True to form, JPMorgan strategists have been warning investors off Bitcoin, despite the current bull-market. According to a recent investor note, Bitcoin has surged ahead of its ‘intrinsic value’, mirroring 2017’s boom, before 2018’s slump.
Naturally JPMorgan Wants To Rain On Bitcoin’s Parade
Bitcoin price 00 has undergone a heroic charge since the beginning of April, signalling the end of the nearly 18-month crypto-winter. However, the BTC-phobic strategists of JPMorgan, will always find some reason to dissuade any interested customers from buying.
For JPMorgan, cryptocurrency price gains mean only one thing – the overpricing of assets. In order to give the FUD an air of science, they are even able to put a figure on it – the ‘intrinsic price.’ Which, according to JPMorgan, derives from treating Bitcoin as a commodity and calculating its ‘cost of production.’
According to the strategists:
Over the past few days, the actual price has moved sharply over marginal cost. This divergence between actual and intrinsic values carries some echoes of the spike higher in late 2017, and at the time this divergence was resolved mostly by a reduction in actual prices.
Of course, JPMorgan omits that Bitcoin does not behave like a commodity as its supply is not only hard-capped, but its output is predictable and constant regardless of market demand.
Between The Slump And The Rally, Surely There Was A Buy Signal?
Not anything that JPMorgan could acknowledge. Although logically, yes, there must have been some point that bitcoin was a buy. It seems the experts at JPMorgan missed that.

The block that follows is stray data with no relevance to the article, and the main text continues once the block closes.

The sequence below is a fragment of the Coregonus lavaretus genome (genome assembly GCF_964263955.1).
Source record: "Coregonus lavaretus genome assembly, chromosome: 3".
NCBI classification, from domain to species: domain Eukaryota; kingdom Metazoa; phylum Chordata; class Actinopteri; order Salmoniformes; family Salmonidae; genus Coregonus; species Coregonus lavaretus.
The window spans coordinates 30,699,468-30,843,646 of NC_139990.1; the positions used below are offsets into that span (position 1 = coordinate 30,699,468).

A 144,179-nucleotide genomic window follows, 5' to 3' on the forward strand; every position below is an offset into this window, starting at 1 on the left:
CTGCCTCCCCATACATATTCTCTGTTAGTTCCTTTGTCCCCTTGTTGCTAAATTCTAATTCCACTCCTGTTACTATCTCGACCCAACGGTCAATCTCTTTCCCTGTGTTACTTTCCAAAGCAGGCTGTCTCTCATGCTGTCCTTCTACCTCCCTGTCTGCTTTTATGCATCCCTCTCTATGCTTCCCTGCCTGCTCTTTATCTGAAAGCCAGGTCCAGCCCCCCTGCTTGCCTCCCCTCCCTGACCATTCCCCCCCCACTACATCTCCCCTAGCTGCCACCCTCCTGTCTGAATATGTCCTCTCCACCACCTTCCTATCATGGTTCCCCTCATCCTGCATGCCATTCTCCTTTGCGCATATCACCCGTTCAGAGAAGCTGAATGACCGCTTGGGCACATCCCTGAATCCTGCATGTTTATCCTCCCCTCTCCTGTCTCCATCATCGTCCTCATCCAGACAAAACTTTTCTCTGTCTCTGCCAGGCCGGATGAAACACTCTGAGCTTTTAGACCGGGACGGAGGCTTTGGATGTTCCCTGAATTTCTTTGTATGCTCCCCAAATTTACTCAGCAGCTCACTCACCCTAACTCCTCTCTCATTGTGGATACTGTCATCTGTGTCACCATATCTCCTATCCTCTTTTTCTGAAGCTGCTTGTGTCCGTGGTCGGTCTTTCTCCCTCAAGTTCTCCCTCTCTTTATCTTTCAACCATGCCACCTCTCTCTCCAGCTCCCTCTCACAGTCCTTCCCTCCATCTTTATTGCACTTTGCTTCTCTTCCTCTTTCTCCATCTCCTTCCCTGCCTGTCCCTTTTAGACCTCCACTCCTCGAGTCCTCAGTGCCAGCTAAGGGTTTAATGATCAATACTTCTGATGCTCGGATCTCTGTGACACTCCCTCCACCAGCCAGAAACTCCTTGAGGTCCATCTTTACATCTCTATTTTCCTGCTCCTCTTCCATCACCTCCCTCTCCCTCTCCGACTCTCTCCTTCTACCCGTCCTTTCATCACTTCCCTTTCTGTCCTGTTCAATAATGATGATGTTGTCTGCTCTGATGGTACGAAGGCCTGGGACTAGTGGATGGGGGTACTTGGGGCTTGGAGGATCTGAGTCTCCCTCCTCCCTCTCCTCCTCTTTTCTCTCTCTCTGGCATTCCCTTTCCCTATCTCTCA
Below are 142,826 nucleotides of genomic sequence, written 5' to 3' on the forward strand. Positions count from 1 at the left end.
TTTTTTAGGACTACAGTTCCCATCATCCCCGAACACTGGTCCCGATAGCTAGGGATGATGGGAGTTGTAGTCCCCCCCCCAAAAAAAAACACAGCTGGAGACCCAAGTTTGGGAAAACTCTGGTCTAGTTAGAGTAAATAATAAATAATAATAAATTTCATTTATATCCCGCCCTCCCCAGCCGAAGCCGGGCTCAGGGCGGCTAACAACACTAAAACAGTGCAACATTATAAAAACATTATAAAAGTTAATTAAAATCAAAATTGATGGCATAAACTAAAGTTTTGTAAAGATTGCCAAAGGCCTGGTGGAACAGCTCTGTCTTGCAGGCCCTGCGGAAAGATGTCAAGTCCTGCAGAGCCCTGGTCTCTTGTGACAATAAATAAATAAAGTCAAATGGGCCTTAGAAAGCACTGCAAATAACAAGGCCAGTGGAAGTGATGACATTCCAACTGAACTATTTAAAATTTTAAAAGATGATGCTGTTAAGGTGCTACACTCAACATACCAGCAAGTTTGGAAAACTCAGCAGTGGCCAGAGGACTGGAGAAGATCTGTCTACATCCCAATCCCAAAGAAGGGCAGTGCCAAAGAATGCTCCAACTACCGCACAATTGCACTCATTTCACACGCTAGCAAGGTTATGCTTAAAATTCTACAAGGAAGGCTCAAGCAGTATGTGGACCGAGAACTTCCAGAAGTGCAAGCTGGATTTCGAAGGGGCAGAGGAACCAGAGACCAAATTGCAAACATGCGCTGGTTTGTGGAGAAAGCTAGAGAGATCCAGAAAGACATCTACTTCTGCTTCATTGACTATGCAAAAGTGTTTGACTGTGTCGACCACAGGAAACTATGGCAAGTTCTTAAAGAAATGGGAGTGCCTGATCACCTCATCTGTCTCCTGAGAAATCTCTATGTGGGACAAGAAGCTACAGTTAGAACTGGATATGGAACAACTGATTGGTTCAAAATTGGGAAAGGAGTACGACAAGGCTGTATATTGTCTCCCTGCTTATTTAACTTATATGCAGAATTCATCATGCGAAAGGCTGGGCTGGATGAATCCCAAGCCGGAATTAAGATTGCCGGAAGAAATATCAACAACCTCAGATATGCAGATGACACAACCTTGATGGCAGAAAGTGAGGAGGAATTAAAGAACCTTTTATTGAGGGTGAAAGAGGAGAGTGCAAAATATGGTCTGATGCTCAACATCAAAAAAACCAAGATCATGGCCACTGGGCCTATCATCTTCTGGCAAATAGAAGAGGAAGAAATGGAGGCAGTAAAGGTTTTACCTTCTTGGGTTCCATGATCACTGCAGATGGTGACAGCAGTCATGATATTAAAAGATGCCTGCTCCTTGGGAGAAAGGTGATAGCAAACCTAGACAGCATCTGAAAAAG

In fact, they were singing the exact same tune back in February, when BTC was hovering at around the $4000. Back then, JPMorgan’s ‘intrinsic value’ was just $2400, based on the ‘average cash cost of a low-cost Chinese miner’.
However, all that is really being charted here is a rough sketch of miner’s profit margins.
Still, before that the folks at JPMorgan were adamant that Bitcoin had no ‘intrinsic value’ at all, other than perhaps in a dystopian future scenario.
“Great to see JPM finally admitting that Bitcoin has intrinsic value,” commented EToro senior market analyst, Mati Greenspan. “Now wait till they understand that miners who run a surplus tend to begin hoarding.”
JPMorgan Disclaimer: We Don’t Really ‘Know’ Anything
Many in the mining community have argued that the very concept of a ‘marginal cost’ or ‘break-even point’ is flawed. With a finite supply, miners can only receive a bigger share of that relative to other miners.
JPMorgan alludes to the ‘challenge’ of defining a ‘fair value’ for BTC in a caveat to its strategist’s note.
Defining an intrinsic or fair value for any cryptocurrency is clearly challenging. Indeed, views range from some researchers arguing that it has no fundamental value, to others estimating fair values well in excess of current prices.
So… ‘Based on our, admittedly somewhat arbitrary, valuation, don’t buy bitcoin’. Is this what passes for professional financial advice these days?
Do you agree with JPMorgan’s assessment of bitcoin’s current value? Share your thoughts below!
Images via Shutterstock, JPMorgan/Bitfinfocharts.com
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